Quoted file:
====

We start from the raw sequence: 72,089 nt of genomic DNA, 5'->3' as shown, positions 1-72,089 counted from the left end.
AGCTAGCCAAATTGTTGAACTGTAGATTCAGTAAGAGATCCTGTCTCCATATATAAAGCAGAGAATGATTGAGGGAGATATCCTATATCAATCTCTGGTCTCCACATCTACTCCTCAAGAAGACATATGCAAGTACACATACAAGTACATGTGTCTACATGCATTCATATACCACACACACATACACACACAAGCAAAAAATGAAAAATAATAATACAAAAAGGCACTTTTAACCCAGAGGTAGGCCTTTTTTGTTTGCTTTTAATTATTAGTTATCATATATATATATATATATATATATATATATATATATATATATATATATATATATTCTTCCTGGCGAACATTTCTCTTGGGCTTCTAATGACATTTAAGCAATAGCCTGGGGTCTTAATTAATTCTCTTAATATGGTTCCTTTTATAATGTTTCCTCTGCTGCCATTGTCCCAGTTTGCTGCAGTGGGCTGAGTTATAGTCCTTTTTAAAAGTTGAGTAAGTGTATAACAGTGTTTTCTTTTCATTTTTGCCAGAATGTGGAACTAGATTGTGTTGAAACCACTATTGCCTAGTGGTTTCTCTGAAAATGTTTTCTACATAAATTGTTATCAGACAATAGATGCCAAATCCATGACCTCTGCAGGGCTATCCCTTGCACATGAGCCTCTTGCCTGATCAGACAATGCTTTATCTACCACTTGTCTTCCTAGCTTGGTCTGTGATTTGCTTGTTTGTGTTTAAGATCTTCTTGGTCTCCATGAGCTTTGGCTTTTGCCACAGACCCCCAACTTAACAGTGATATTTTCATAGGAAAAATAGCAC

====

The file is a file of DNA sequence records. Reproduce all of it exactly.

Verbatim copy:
We start from the raw sequence: 72,089 nt of genomic DNA, 5'->3' as shown, positions 1-72,089 counted from the left end.
AGCTAGCCAAATTGTTGAACTGTAGATTCAGTAAGAGATCCTGTCTCCATATATAAAGCAGAGAATGATTGAGGGAGATATCCTATATCAATCTCTGGTCTCCACATCTACTCCTCAAGAAGACATATGCAAGTACACATACAAGTACATGTGTCTACATGCATTCATATACCACACACACATACACACACAAGCAAAAAATGAAAAATAATAATACAAAAAGGCACTTTTAACCCAGAGGTAGGCCTTTTTTGTTTGCTTTTAATTATTAGTTATCATATATATATATATATATATATATATATATATATATATATATATATATATATATTCTTCCTGGCGAACATTTCTCTTGGGCTTCTAATGACATTTAAGCAATAGCCTGGGGTCTTAATTAATTCTCTTAATATGGTTCCTTTTATAATGTTTCCTCTGCTGCCATTGTCCCAGTTTGCTGCAGTGGGCTGAGTTATAGTCCTTTTTAAAAGTTGAGTAAGTGTATAACAGTGTTTTCTTTTCATTTTTGCCAGAATGTGGAACTAGATTGTGTTGAAACCACTATTGCCTAGTGGTTTCTCTGAAAATGTTTTCTACATAAATTGTTATCAGACAATAGATGCCAAATCCATGACCTCTGCAGGGCTATCCCTTGCACATGAGCCTCTTGCCTGATCAGACAATGCTTTATCTACCACTTGTCTTCCTAGCTTGGTCTGTGATTTGCTTGTTTGTGTTTAAGATCTTCTTGGTCTCCATGAGCTTTGGCTTTTGCCACAGACCCCCAACTTAACAGTGATATTTTCATAGGAAAAATAGCAC